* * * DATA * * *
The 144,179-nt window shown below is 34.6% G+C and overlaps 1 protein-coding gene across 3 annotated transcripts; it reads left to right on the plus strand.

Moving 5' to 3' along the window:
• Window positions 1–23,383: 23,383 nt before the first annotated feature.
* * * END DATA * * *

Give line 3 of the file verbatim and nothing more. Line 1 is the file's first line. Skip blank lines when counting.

• Window positions 1–23,383: 23,383 nt before the first annotated feature.